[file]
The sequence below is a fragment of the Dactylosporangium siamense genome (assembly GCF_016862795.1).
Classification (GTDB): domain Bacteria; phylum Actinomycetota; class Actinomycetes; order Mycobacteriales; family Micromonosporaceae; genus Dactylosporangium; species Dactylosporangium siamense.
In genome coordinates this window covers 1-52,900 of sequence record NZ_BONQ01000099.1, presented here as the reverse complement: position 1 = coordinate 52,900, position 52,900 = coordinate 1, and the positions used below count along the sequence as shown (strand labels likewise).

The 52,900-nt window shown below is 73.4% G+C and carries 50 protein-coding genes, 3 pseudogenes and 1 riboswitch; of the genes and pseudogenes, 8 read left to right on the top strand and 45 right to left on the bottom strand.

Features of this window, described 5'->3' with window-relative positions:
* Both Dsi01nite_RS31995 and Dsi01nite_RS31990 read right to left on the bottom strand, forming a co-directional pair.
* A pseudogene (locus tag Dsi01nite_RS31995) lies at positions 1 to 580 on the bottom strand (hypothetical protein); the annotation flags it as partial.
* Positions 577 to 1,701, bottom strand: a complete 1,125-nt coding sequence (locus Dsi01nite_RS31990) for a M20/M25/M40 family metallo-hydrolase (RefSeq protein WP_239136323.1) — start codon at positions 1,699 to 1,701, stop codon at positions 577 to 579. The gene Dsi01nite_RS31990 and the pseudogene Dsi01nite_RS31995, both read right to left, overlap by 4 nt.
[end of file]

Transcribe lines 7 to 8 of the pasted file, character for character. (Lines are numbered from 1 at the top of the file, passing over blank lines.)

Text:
* A pseudogene (locus tag Dsi01nite_RS31995) lies at positions 1 to 580 on the bottom strand (hypothetical protein); the annotation flags it as partial.
* Positions 577 to 1,701, bottom strand: a complete 1,125-nt coding sequence (locus Dsi01nite_RS31990) for a M20/M25/M40 family metallo-hydrolase (RefSeq protein WP_239136323.1) — start codon at positions 1,699 to 1,701, stop codon at positions 577 to 579. The gene Dsi01nite_RS31990 and the pseudogene Dsi01nite_RS31995, both read right to left, overlap by 4 nt.